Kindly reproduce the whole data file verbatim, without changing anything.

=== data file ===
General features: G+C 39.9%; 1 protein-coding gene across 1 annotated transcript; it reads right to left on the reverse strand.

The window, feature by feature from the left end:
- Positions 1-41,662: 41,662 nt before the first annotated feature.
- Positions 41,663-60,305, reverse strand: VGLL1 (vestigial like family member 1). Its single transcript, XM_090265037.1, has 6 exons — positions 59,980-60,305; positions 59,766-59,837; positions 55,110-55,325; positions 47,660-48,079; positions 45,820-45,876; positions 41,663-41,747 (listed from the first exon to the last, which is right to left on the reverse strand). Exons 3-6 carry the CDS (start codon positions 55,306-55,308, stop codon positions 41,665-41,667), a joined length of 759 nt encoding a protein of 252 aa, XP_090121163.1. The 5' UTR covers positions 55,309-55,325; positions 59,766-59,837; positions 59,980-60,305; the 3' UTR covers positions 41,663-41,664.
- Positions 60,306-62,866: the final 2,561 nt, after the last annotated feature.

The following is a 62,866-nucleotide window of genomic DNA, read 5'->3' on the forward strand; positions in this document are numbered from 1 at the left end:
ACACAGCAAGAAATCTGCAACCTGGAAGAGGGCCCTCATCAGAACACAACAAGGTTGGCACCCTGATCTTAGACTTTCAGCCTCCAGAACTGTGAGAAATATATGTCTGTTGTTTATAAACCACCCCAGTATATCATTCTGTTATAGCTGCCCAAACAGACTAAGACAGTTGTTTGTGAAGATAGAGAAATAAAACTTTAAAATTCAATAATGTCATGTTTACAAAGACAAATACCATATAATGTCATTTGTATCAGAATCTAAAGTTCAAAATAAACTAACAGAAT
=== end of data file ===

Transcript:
General features: G+C 39.9%; 1 protein-coding gene across 1 annotated transcript; it reads right to left on the reverse strand.

The window, feature by feature from the left end:
- Positions 1-41,662: 41,662 nt before the first annotated feature.
- Positions 41,663-60,305, reverse strand: VGLL1 (vestigial like family member 1). Its single transcript, XM_090265037.1, has 6 exons — positions 59,980-60,305; positions 59,766-59,837; positions 55,110-55,325; positions 47,660-48,079; positions 45,820-45,876; positions 41,663-41,747 (listed from the first exon to the last, which is right to left on the reverse strand). Exons 3-6 carry the CDS (start codon positions 55,306-55,308, stop codon positions 41,665-41,667), a joined length of 759 nt encoding a protein of 252 aa, XP_090121163.1. The 5' UTR covers positions 55,309-55,325; positions 59,766-59,837; positions 59,980-60,305; the 3' UTR covers positions 41,663-41,664.
- Positions 60,306-62,866: the final 2,561 nt, after the last annotated feature.

The following is a 62,866-nucleotide window of genomic DNA, read 5'->3' on the forward strand; positions in this document are numbered from 1 at the left end:
ACACAGCAAGAAATCTGCAACCTGGAAGAGGGCCCTCATCAGAACACAACAAGGTTGGCACCCTGATCTTAGACTTTCAGCCTCCAGAACTGTGAGAAATATATGTCTGTTGTTTATAAACCACCCCAGTATATCATTCTGTTATAGCTGCCCAAACAGACTAAGACAGTTGTTTGTGAAGATAGAGAAATAAAACTTTAAAATTCAATAATGTCATGTTTACAAAGACAAATACCATATAATGTCATTTGTATCAGAATCTAAAGTTCAAAATAAACTAACAGAAT